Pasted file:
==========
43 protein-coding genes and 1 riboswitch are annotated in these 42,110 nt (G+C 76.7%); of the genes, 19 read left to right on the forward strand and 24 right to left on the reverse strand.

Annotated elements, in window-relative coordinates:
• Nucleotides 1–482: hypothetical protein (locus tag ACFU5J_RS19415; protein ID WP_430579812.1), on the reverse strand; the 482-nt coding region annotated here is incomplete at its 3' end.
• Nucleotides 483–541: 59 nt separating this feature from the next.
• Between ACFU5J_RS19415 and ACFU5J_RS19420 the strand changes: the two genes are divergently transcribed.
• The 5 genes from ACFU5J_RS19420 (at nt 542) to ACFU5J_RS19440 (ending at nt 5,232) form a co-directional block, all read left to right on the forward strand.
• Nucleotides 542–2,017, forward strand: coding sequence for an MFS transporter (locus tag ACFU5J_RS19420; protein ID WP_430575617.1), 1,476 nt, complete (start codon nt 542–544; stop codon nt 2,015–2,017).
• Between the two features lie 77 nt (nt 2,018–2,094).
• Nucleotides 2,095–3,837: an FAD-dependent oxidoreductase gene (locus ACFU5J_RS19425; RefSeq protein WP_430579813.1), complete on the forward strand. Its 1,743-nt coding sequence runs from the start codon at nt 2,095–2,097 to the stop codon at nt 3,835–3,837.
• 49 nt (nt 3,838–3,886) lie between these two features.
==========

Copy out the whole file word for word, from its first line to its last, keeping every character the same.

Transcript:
43 protein-coding genes and 1 riboswitch are annotated in these 42,110 nt (G+C 76.7%); of the genes, 19 read left to right on the forward strand and 24 right to left on the reverse strand.

Annotated elements, in window-relative coordinates:
• Nucleotides 1–482: hypothetical protein (locus tag ACFU5J_RS19415; protein ID WP_430579812.1), on the reverse strand; the 482-nt coding region annotated here is incomplete at its 3' end.
• Nucleotides 483–541: 59 nt separating this feature from the next.
• Between ACFU5J_RS19415 and ACFU5J_RS19420 the strand changes: the two genes are divergently transcribed.
• The 5 genes from ACFU5J_RS19420 (at nt 542) to ACFU5J_RS19440 (ending at nt 5,232) form a co-directional block, all read left to right on the forward strand.
• Nucleotides 542–2,017, forward strand: coding sequence for an MFS transporter (locus tag ACFU5J_RS19420; protein ID WP_430575617.1), 1,476 nt, complete (start codon nt 542–544; stop codon nt 2,015–2,017).
• Between the two features lie 77 nt (nt 2,018–2,094).
• Nucleotides 2,095–3,837: an FAD-dependent oxidoreductase gene (locus ACFU5J_RS19425; RefSeq protein WP_430579813.1), complete on the forward strand. Its 1,743-nt coding sequence runs from the start codon at nt 2,095–2,097 to the stop codon at nt 3,835–3,837.
• 49 nt (nt 3,838–3,886) lie between these two features.